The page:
India: Energy Market A Renewable is the Fastest Growing Energy Source in India
Mercom Capital Group, a global clean energy communications and research firm has recently released its quarterly update on the Indian solar market.
Mercom is forecasting solar installations in India to total approximately 5 GW for calendar year 2016. Cumulative solar installations in India crossed the 7.5 GW mark as of May 2016 with about 2.2 GW installed so far this year, more than all of the solar installations in 2015. India’s solar project pipeline has now surpassed 22 GW with 13 GW under construction and 9 GW in the Request for Proposal (RfP) process. “The Indian solar market is growing in size but the question is: is it too much too fast, as infrastructure and systems have not kept pace with auction announcements. For the sector to move from 2 GW to a 10 GW a year market, work still needs to be done,” commented CEO & Co-Founder, Mercom Capital Group, Raj Prabhu.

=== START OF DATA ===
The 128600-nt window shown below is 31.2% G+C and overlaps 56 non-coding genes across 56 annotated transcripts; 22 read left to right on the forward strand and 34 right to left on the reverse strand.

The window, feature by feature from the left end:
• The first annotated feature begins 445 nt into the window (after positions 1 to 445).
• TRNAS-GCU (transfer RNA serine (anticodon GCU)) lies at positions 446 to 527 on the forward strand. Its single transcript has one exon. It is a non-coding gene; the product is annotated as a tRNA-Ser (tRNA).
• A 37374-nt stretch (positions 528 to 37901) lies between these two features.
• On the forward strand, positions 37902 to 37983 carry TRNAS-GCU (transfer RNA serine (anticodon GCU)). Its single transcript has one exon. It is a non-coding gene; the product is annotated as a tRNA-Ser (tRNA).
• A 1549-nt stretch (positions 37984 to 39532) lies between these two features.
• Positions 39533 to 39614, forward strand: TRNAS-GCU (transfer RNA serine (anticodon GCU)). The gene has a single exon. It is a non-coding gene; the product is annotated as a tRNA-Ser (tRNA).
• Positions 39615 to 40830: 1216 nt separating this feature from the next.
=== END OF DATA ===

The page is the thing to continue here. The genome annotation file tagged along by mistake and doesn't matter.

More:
The clean connect
The government has shown a strong commitment to renewables and its push towards solar is beginning to show results, at the end of FY2015-16, solar represented 2.5 per cent of the net installed capacity in India, up from 1.4 per cent a year ago, and was the fastest growing new energy source in the country. Solar accounted for 17.4 per cent of all renewable energy generation in FY2015-16 compared to 10.5 per cent in FY2014-15.
Low bidding levels through reverse auctions have been a major concern at a time when the Indian banking sector is going through its own challenges, which could make borrowing much more difficult in the short-term. According to Reserve Bank of India (RBI) data, bank loans worth Rs 7 lakh crore (~$103 billion) were under stress as of the end of 2015. Currently, 19 developers have bid for 2.9 GW of solar projects below Rs 5 (~$0.0735). About 1.2 GW of these projects have signed power purchase agreements (PPAs). On a slightly positive note, the lowest tariff of Rs 4.34 (~$0.0638) seems to have been an outlier with all subsequent auctions coming in at Rs 4.66 (~$0.0685) or more.
“There is no set rule which says tariffs below Rs 5 (~$0.0735) cannot be financed. Some banks are seriously looking at projects in the Rs 4.5-5 (~$0.0662-0.0735) tariff range, but financing depends on sound project economics, borrower credibility, a strong balance sheet and the developer's ability to service debt,” further commented Prabhu.